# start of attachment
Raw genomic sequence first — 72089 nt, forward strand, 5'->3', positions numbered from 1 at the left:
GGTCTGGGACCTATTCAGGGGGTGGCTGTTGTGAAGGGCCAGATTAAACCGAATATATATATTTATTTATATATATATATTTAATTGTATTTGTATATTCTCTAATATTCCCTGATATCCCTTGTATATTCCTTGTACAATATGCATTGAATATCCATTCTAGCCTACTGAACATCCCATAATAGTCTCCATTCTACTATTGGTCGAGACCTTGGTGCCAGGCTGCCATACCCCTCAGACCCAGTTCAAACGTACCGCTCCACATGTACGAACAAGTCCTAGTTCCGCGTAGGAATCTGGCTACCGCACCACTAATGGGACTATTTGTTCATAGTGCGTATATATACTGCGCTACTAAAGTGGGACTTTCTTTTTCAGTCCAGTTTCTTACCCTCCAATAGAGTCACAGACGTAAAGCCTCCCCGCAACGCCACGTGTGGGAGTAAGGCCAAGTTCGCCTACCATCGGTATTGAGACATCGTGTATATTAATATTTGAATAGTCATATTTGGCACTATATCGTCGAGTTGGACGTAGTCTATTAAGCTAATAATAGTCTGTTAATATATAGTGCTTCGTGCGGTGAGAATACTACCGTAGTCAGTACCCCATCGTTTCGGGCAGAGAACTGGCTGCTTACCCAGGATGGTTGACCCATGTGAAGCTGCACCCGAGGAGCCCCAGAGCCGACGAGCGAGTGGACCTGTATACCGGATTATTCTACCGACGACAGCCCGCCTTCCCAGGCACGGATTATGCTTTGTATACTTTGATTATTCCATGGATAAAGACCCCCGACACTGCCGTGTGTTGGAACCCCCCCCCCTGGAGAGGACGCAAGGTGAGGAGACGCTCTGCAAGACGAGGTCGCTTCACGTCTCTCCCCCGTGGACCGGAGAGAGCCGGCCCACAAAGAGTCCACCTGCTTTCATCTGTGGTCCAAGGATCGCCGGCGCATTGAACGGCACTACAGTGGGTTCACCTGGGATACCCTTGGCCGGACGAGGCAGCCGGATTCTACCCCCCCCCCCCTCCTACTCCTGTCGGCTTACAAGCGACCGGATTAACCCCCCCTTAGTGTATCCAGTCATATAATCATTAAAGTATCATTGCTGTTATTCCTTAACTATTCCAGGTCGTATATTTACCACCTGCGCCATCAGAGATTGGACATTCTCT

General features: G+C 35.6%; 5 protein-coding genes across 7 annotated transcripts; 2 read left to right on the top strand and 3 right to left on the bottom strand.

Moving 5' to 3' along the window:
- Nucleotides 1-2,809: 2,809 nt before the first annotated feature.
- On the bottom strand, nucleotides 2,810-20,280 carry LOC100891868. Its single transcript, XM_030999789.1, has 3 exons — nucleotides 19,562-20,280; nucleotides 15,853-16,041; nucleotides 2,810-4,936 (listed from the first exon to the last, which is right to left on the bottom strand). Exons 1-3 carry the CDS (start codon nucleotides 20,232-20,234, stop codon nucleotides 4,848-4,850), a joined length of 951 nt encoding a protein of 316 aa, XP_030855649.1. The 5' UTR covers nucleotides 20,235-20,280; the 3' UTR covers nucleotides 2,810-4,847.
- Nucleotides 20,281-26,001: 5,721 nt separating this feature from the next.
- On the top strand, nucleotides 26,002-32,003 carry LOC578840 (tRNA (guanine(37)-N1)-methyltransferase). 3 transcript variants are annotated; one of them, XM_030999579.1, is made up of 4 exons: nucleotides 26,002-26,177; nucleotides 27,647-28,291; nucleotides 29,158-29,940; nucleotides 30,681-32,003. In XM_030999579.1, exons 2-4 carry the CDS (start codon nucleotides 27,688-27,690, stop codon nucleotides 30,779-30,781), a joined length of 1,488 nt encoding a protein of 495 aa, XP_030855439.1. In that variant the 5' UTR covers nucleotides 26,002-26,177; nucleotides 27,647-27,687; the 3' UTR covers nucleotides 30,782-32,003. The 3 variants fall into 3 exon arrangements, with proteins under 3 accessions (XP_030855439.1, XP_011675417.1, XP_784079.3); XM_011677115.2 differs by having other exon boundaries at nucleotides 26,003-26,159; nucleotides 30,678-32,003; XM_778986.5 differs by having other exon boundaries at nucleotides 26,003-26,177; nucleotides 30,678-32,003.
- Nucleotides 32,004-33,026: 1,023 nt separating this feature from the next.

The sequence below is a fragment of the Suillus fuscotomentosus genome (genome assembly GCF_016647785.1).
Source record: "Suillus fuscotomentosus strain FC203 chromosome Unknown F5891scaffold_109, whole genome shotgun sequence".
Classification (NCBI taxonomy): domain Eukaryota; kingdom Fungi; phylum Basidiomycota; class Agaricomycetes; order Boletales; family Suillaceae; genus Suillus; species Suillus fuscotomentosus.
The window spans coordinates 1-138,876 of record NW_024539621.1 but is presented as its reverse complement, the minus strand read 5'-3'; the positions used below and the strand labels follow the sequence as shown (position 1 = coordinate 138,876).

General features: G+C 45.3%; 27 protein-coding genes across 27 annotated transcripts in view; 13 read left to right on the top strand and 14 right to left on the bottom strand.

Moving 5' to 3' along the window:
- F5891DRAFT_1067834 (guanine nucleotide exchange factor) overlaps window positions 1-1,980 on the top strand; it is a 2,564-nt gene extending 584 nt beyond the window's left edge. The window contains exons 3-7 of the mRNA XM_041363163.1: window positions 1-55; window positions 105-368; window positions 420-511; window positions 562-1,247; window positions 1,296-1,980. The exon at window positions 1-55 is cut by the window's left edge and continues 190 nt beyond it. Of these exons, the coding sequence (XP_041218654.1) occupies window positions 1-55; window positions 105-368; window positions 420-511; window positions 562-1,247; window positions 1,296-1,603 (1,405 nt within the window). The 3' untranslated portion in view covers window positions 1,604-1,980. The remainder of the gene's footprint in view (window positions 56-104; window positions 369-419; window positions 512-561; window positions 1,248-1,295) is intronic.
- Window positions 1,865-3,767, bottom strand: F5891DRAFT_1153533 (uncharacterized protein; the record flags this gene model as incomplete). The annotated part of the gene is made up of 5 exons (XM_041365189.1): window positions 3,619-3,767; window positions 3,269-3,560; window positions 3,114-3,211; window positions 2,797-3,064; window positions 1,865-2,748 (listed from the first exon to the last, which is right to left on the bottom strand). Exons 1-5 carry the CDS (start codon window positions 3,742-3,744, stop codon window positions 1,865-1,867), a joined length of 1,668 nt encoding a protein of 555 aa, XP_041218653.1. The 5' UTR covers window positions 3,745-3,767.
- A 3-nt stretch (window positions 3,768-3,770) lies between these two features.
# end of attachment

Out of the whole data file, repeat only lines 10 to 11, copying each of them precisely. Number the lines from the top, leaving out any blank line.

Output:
The sequence below is a fragment of the Suillus fuscotomentosus genome (genome assembly GCF_016647785.1).
Source record: "Suillus fuscotomentosus strain FC203 chromosome Unknown F5891scaffold_109, whole genome shotgun sequence".